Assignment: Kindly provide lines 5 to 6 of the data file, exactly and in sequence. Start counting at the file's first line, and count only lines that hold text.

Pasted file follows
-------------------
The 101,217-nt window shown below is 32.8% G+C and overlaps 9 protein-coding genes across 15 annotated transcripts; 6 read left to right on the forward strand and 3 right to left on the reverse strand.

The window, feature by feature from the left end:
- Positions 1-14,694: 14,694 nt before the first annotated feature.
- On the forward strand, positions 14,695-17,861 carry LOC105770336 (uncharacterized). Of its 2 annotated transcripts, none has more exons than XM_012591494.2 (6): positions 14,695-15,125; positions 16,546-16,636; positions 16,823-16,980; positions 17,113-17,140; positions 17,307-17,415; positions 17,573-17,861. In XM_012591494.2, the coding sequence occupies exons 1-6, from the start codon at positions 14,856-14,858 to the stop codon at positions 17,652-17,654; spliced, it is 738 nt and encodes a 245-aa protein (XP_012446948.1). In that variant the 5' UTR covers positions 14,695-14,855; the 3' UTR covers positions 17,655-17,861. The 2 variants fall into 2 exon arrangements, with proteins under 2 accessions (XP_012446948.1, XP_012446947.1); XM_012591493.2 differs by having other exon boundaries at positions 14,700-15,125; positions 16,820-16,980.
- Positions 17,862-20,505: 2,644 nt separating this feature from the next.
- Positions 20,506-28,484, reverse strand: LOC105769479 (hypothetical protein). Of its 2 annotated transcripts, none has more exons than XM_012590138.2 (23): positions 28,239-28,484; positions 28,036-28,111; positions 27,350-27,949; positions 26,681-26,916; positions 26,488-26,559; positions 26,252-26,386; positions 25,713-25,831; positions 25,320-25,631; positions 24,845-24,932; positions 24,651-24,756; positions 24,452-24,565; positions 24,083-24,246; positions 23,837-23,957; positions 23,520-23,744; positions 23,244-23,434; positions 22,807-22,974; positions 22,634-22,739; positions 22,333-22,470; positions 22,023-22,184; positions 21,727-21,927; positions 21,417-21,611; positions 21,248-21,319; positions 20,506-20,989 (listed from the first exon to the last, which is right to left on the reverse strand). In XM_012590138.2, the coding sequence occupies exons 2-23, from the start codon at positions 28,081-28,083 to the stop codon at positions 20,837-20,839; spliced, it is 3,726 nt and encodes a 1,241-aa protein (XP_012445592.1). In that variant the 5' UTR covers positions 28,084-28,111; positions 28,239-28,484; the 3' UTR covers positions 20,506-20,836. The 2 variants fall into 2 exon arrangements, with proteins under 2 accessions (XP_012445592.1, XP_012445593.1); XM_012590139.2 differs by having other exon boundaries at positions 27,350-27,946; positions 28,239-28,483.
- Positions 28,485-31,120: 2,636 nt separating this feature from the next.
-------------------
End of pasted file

- Positions 17,862-20,505: 2,644 nt separating this feature from the next.
- Positions 20,506-28,484, reverse strand: LOC105769479 (hypothetical protein). Of its 2 annotated transcripts, none has more exons than XM_012590138.2 (23): positions 28,239-28,484; positions 28,036-28,111; positions 27,350-27,949; positions 26,681-26,916; positions 26,488-26,559; positions 26,252-26,386; positions 25,713-25,831; positions 25,320-25,631; positions 24,845-24,932; positions 24,651-24,756; positions 24,452-24,565; positions 24,083-24,246; positions 23,837-23,957; positions 23,520-23,744; positions 23,244-23,434; positions 22,807-22,974; positions 22,634-22,739; positions 22,333-22,470; positions 22,023-22,184; positions 21,727-21,927; positions 21,417-21,611; positions 21,248-21,319; positions 20,506-20,989 (listed from the first exon to the last, which is right to left on the reverse strand). In XM_012590138.2, the coding sequence occupies exons 2-23, from the start codon at positions 28,081-28,083 to the stop codon at positions 20,837-20,839; spliced, it is 3,726 nt and encodes a 1,241-aa protein (XP_012445592.1). In that variant the 5' UTR covers positions 28,084-28,111; positions 28,239-28,484; the 3' UTR covers positions 20,506-20,836. The 2 variants fall into 2 exon arrangements, with proteins under 2 accessions (XP_012445592.1, XP_012445593.1); XM_012590139.2 differs by having other exon boundaries at positions 27,350-27,946; positions 28,239-28,483.